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Tell Me Who I Am

I recently watched a powerful, disturbing, healing Netflix documentary called Tell Me Who I Am. (trigger warning: sexual abuse). It's about a pair of identical twins, one of whom had a motorcycle accident at age 18, wiping out his memory of anything but his twin brother. He didn't remember his parents, how to ride a bike, his own name. His twin had to teach him everything, including what their childhood was like.

He left out the terrible sexual abuse they suffered at the hands of their mother and her friends.

He finally reveals it on camera in the documentary, decades after the motorcycle accident, at the insistence of the amnesiac twin who sensed something was off. The twin with the memories didn't want to tell his brother—who'd been made innocent anew by the accident—about their traumatic childhood, and who would? Who would insert such terrible memories into someone they love if they didn't have to?

Watching it, I was struck by how the twins were so like a single person who's experienced trauma, subsequently split into two halves: the half who goes through their day believing—desperately believing—they are free of these horrific memories and can simply live on the surface, and the other half who can't forget and therefore pays the price every second, in addiction, overeating, anxiety, mysterious illnesses, depression, shallow relationships.

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I know people who compartmentalize their trauma, and I understand, I think, the very human reasons they do. Why would you choose to think about those awful things, or acknowledge they continue to affect you, if you didn't have to? I also know firsthand the cost of denial. I write true crime-inspired novels about very dark events because it helps me to reconnect those two sides of myself, the side that wants to live innocent with the side that knows monsters walk among us.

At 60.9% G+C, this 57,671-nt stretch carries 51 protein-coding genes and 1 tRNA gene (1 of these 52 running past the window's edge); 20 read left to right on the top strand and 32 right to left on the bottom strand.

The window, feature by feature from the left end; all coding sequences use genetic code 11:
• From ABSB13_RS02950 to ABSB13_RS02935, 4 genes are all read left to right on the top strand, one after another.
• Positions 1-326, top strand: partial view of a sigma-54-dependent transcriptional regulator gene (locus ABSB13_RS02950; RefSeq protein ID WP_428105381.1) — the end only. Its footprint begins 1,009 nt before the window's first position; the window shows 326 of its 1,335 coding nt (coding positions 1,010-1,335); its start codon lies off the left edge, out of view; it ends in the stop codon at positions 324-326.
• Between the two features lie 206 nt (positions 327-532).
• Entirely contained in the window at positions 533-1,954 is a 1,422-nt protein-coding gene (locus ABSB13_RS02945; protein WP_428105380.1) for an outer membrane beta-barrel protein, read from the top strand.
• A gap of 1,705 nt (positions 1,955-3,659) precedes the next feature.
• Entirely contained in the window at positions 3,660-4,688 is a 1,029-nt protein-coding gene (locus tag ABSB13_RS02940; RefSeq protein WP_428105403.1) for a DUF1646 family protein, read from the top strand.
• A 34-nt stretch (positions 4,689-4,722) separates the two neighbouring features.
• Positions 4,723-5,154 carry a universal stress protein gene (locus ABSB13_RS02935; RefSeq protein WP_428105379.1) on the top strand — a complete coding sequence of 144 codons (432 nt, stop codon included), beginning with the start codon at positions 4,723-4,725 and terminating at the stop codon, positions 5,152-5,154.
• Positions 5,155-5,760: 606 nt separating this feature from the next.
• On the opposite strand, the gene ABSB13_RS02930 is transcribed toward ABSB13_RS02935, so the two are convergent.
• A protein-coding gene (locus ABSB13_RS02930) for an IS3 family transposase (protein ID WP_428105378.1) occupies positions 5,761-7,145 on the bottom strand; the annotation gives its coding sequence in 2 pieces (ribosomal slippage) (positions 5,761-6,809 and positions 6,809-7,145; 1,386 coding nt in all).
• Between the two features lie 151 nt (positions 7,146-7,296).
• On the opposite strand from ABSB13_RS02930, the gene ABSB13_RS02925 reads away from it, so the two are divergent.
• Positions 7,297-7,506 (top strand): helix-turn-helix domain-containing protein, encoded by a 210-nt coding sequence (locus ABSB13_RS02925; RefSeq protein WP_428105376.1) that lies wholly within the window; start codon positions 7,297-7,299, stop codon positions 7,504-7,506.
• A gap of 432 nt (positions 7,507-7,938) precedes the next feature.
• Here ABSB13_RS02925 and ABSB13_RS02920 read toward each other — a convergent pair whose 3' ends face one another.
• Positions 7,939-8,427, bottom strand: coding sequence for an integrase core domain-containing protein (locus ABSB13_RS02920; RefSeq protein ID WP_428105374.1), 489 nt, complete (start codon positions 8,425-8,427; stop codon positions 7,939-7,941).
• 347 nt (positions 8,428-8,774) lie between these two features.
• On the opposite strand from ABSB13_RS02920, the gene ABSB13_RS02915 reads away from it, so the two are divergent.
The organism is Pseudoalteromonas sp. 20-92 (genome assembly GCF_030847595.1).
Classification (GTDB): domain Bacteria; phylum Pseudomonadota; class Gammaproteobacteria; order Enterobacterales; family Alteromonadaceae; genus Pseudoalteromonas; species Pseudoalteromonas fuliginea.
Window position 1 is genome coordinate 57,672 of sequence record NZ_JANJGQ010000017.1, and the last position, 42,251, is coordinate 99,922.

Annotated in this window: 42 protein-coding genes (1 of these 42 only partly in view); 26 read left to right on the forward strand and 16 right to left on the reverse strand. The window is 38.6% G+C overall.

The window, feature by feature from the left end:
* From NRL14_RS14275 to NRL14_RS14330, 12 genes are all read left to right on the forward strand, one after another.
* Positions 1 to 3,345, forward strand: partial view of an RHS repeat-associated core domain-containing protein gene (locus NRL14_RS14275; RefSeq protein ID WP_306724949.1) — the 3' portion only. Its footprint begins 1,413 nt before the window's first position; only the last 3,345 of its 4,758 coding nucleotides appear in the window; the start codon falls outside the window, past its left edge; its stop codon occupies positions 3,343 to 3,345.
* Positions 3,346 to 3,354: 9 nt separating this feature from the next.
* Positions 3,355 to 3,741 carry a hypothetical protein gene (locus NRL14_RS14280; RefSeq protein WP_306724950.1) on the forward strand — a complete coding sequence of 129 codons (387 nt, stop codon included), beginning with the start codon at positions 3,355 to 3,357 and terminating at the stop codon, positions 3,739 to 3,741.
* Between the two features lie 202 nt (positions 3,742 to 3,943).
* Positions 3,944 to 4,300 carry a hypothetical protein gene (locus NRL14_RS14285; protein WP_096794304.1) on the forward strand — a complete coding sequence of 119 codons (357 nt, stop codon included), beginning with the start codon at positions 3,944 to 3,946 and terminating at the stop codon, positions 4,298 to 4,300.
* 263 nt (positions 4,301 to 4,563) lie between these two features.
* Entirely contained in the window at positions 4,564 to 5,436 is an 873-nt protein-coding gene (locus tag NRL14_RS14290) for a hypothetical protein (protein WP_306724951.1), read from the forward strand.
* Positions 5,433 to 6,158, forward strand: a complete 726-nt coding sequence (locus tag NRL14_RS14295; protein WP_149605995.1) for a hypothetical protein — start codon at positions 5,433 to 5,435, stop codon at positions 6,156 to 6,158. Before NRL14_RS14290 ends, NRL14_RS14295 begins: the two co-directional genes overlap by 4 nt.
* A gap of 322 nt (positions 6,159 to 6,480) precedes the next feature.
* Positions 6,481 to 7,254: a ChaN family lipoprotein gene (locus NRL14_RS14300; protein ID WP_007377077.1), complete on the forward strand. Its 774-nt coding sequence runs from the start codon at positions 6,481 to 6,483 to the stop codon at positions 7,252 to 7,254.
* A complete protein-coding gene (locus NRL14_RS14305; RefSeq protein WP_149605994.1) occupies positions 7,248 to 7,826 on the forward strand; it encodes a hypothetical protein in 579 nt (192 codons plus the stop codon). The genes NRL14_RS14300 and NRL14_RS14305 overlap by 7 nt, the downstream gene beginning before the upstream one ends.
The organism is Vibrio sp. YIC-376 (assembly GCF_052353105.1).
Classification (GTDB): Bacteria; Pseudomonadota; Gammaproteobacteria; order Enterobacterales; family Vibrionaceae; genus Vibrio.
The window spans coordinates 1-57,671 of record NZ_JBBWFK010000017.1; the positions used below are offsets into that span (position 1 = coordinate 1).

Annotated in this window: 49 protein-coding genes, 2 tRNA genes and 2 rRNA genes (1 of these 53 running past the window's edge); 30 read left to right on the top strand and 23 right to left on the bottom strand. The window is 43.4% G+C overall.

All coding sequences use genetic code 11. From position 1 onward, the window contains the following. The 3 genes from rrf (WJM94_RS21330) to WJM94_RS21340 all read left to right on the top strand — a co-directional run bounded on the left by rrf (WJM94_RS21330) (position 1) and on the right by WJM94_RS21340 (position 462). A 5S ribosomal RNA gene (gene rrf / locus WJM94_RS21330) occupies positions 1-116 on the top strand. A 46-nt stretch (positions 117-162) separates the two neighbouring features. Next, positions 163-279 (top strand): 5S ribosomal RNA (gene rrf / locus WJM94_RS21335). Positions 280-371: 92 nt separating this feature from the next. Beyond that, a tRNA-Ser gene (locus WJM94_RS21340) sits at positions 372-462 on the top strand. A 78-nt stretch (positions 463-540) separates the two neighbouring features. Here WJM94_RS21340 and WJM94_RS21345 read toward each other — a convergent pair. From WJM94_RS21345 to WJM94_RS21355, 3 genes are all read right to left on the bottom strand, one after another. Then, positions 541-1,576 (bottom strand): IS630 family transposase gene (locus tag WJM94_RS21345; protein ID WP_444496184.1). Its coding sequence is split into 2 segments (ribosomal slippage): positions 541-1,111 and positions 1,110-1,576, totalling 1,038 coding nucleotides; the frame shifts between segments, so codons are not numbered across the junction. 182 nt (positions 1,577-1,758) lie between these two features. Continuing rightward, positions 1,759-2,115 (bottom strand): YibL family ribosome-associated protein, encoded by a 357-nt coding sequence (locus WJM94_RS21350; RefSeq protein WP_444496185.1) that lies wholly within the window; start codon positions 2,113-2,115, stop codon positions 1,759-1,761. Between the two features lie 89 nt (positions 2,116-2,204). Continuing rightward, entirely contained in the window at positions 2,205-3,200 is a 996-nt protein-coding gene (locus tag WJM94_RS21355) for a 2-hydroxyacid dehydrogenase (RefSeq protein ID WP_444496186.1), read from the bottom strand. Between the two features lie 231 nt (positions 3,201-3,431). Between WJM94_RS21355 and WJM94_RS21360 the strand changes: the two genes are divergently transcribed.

That's why I wrote Litani.

At the end of Tell Me Who I Am, after the awful secret is finally spoken aloud, the brothers are sitting across the table from one another, both of them visibly in crushing pain. The twin who's just shared the truth of their abuse says, with a mix of resentment and tenderness, "There it is. All of it. Now what do you have?"

The face of the other twin, the twin who's memory had been wiped clean by the motorcycle accident, lights up through his tears even though he now knows the horrible truth.

"Why, I have you back," he says. "I finally have you."

There's freedom in pulling darkness into the light and naming it. There's grace in living whole. Fiction is the kindest way I know to get there.

Litani is available October 19 wherever books are sold.

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